MacEwan University Defrauded Out of $11.8mn in Phishing Attack
MacEwan University in Edmonton, Alberta has been defrauded of $11.8 million, thanks to a phishing attack.
The university uncovered the issue on Aug. 23.
A member or members of the university’s staff fell for a classic business email compromise gambit (BEC) after receiving a request to purportedly change the electronic banking information on file for one of the university’s major vendors. Believing the email to be legitimate, the staff made that change without verifying the veracity of the sender, resulting in a transfer of funds into a bank account controlled by the bad actors.
“There is never a good time for something like this to happen,” said university spokesman David Beharry, in a statement. “But as our students come back to start the new academic year, we want to assure them and the community that our IT systems were not compromised during this incident. Personal and financial information, and all transactions made with the university are secure. We also want to emphasize that we are working to ensure that this incident will not impact our academic or business operations in any way.”
Immediately after discovering the fraud, the university began to pursue criminal and civil actions to trace and recover the funds. It was able to track down more than $11.4 million of the stolen money, found to be in bank accounts in Canada and Hong Kong, the university said. Those funds have been frozen and the university is working with legal counsel in Montreal, London and Hong Kong to pursue civil action to recover them; the status of the balance of the funds remains unknown.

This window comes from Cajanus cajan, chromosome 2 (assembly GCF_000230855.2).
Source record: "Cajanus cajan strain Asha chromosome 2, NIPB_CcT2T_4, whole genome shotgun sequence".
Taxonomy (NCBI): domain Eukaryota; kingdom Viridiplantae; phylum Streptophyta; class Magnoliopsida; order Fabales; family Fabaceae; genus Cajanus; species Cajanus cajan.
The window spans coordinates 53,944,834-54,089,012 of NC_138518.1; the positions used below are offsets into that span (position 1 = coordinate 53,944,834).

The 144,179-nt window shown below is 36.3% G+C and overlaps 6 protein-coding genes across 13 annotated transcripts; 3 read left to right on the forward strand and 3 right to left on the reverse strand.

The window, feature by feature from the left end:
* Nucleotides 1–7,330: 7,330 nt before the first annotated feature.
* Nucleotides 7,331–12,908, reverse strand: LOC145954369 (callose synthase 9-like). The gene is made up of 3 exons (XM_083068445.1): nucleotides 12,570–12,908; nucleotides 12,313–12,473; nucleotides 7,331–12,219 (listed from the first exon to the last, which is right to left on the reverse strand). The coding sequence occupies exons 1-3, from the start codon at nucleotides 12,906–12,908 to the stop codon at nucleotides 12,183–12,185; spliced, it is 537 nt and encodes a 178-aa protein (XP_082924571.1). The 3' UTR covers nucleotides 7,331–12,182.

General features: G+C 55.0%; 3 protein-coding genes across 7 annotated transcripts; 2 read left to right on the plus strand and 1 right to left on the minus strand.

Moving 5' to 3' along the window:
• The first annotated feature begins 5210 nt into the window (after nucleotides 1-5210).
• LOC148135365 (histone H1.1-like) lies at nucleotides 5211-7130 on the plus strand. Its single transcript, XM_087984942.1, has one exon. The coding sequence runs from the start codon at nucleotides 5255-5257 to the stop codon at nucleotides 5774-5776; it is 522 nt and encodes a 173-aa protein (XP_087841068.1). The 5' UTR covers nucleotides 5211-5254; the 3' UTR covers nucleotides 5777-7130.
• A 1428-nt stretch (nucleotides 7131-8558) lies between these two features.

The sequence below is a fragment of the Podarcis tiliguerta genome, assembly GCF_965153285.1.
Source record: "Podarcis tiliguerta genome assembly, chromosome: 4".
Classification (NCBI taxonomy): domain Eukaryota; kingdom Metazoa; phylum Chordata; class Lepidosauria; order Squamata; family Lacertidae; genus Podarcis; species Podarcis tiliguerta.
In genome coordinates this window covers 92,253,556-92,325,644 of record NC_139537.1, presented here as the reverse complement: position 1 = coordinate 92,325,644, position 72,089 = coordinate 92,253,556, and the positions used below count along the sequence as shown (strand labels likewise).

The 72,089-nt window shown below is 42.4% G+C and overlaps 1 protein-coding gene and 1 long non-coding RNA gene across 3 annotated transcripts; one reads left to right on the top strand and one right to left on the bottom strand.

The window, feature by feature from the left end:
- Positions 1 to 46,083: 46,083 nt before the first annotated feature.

Edmonton Police Service, law-enforcement agencies in Montreal and Hong Kong, and the corporate security units of the banks involved with the e-transfers are working to resolve the criminal aspect of the case.
The university has conducted an interim audit of business processes, and said that controls were put in place to prevent further incidents.
“Preliminary assessment has determined that controls around the process of changing vendor banking information were inadequate, and that a number of opportunities to identify the fraud were missed,” the university said.
William MacArthur, threat researcher, RiskIQ, told us that having those controls—or at the very least, employee training on social engineering—would have made a big difference.
“These campaigns replicate apps used by these companies in their day to day operations, or spoof the email addresses of employees to trick employees into divulging highly sensitive and confidential information,” he said. “These attacks go after those who are the traditionally less security savvy folks in HR and finance departments. These people must be alerted to the dangers of phishing, and make sure they are verifying the authenticity of every single email asking for sensitive information—that means researching the purported company online and picking up the phone and calling if necessary.”
He also warned that phishing comes in many forms.
“It’s like a constant game of chess, except they have more pieces and always on the offensive,” he said. “They also evolve to keep up with the changes happening in everyday life. How we work and communicate, and the channels on which we do so, are always changing—as are the way we use sensitive personal and financial data. Phishing has spread beyond the inbox to mobile apps, social media, and instant messaging platforms (basically, anything that connects people) and replicate exactly the apps we trust with sensitive data every day to fool people.”
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Source: Information Security Magazine